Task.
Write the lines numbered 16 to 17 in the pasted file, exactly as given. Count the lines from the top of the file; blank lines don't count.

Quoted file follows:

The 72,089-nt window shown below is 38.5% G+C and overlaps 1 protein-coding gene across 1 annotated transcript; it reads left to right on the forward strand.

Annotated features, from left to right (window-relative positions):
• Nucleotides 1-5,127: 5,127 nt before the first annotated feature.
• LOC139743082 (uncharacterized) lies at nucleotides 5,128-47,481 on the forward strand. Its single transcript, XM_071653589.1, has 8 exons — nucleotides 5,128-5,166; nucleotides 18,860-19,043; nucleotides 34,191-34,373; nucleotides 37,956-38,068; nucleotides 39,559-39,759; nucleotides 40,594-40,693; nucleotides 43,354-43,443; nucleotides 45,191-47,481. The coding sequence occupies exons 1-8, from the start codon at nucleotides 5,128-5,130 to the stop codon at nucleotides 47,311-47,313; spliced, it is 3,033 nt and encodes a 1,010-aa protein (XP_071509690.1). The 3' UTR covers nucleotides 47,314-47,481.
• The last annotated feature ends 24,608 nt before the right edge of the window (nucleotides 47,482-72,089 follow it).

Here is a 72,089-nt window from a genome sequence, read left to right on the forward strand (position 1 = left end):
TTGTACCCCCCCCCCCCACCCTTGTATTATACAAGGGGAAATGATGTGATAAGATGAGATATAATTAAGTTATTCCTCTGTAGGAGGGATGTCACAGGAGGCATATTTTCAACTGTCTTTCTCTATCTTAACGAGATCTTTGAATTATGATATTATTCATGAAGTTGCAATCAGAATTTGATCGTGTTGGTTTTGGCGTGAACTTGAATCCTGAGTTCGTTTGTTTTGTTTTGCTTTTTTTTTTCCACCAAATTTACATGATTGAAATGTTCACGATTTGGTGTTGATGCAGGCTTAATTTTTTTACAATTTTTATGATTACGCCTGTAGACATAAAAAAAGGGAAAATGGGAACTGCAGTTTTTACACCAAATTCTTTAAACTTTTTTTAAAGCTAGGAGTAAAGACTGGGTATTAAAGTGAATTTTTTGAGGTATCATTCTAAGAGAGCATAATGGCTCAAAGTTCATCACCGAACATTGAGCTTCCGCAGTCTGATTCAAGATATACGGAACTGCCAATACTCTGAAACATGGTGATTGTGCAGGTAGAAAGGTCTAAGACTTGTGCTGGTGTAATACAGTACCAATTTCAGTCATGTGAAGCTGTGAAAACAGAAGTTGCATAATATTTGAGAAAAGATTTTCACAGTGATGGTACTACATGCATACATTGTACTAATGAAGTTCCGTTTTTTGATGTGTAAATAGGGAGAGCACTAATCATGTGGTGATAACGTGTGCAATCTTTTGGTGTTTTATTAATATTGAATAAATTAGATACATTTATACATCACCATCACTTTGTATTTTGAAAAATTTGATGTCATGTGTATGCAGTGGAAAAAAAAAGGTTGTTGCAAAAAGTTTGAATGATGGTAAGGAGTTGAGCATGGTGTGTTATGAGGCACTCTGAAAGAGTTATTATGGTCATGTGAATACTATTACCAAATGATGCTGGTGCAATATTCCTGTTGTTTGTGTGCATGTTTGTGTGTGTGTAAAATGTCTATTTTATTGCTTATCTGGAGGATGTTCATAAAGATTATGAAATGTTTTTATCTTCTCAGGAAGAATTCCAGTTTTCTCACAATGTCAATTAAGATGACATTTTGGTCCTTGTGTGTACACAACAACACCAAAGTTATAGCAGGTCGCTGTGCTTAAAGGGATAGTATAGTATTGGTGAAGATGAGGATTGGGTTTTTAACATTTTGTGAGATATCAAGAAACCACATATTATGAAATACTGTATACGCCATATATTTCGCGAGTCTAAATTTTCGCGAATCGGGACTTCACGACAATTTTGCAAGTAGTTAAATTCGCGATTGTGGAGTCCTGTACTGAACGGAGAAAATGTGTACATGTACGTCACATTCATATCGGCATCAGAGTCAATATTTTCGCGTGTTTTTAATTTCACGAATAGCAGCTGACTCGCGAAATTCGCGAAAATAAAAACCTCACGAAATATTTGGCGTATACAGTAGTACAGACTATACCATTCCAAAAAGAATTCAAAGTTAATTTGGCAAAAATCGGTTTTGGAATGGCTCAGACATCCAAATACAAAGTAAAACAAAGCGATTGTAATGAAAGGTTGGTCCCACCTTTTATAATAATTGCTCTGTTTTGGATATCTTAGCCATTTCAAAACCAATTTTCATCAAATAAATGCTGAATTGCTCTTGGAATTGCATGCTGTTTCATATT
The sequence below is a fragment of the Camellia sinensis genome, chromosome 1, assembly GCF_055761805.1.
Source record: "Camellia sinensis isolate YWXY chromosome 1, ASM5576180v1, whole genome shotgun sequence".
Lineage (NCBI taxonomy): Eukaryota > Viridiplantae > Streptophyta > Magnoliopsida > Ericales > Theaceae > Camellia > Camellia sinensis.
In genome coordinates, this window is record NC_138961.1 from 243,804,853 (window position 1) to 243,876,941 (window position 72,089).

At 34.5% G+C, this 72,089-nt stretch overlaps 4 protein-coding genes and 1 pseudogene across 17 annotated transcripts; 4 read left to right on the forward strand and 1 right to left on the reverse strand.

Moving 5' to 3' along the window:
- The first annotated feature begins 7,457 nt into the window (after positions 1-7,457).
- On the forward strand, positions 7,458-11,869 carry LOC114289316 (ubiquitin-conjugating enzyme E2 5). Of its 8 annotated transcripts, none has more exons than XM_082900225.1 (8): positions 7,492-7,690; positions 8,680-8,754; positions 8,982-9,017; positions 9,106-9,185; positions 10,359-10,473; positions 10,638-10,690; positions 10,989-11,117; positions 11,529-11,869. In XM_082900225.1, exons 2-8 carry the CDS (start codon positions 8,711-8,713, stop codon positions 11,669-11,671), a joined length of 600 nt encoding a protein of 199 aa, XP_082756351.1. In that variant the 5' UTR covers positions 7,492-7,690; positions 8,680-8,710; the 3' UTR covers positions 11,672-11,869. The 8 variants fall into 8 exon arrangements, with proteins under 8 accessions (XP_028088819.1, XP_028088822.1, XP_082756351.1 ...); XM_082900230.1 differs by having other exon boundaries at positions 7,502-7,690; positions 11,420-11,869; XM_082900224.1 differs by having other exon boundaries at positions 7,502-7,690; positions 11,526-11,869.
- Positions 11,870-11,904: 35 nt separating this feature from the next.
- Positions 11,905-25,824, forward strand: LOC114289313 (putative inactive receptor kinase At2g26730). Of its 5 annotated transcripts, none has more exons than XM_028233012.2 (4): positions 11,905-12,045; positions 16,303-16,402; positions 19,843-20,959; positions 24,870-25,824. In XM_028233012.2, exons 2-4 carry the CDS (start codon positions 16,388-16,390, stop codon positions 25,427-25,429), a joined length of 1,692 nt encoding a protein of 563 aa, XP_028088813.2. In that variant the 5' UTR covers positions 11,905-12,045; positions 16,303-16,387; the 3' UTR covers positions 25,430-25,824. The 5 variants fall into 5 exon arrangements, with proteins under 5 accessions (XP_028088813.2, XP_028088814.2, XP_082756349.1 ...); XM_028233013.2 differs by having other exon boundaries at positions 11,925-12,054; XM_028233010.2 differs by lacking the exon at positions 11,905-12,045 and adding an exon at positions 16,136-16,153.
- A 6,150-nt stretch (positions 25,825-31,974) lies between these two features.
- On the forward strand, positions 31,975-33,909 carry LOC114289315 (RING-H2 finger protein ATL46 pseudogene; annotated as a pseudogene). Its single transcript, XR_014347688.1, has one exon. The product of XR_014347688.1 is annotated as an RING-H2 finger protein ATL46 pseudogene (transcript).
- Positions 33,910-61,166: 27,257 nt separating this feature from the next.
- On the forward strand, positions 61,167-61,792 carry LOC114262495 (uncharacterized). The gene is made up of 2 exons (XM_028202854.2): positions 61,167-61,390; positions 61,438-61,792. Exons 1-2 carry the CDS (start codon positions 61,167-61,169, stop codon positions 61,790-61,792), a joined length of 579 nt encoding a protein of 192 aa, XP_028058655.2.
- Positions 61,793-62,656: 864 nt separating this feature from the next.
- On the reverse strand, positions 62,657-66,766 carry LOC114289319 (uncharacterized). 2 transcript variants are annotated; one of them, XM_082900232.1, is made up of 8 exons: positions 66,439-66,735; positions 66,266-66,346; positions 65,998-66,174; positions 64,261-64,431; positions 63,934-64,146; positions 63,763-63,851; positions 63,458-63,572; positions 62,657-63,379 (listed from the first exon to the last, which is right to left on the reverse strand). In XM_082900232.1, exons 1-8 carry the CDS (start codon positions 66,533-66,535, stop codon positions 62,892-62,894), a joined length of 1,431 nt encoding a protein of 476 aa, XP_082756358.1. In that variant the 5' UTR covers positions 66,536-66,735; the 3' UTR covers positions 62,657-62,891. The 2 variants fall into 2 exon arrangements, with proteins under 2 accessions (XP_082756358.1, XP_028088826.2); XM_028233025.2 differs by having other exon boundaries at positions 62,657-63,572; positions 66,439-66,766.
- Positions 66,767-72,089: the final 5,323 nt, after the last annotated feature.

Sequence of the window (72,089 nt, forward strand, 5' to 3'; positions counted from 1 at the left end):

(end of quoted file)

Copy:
- Positions 11,870-11,904: 35 nt separating this feature from the next.
- Positions 11,905-25,824, forward strand: LOC114289313 (putative inactive receptor kinase At2g26730). Of its 5 annotated transcripts, none has more exons than XM_028233012.2 (4): positions 11,905-12,045; positions 16,303-16,402; positions 19,843-20,959; positions 24,870-25,824. In XM_028233012.2, exons 2-4 carry the CDS (start codon positions 16,388-16,390, stop codon positions 25,427-25,429), a joined length of 1,692 nt encoding a protein of 563 aa, XP_028088813.2. In that variant the 5' UTR covers positions 11,905-12,045; positions 16,303-16,387; the 3' UTR covers positions 25,430-25,824. The 5 variants fall into 5 exon arrangements, with proteins under 5 accessions (XP_028088813.2, XP_028088814.2, XP_082756349.1 ...); XM_028233013.2 differs by having other exon boundaries at positions 11,925-12,054; XM_028233010.2 differs by lacking the exon at positions 11,905-12,045 and adding an exon at positions 16,136-16,153.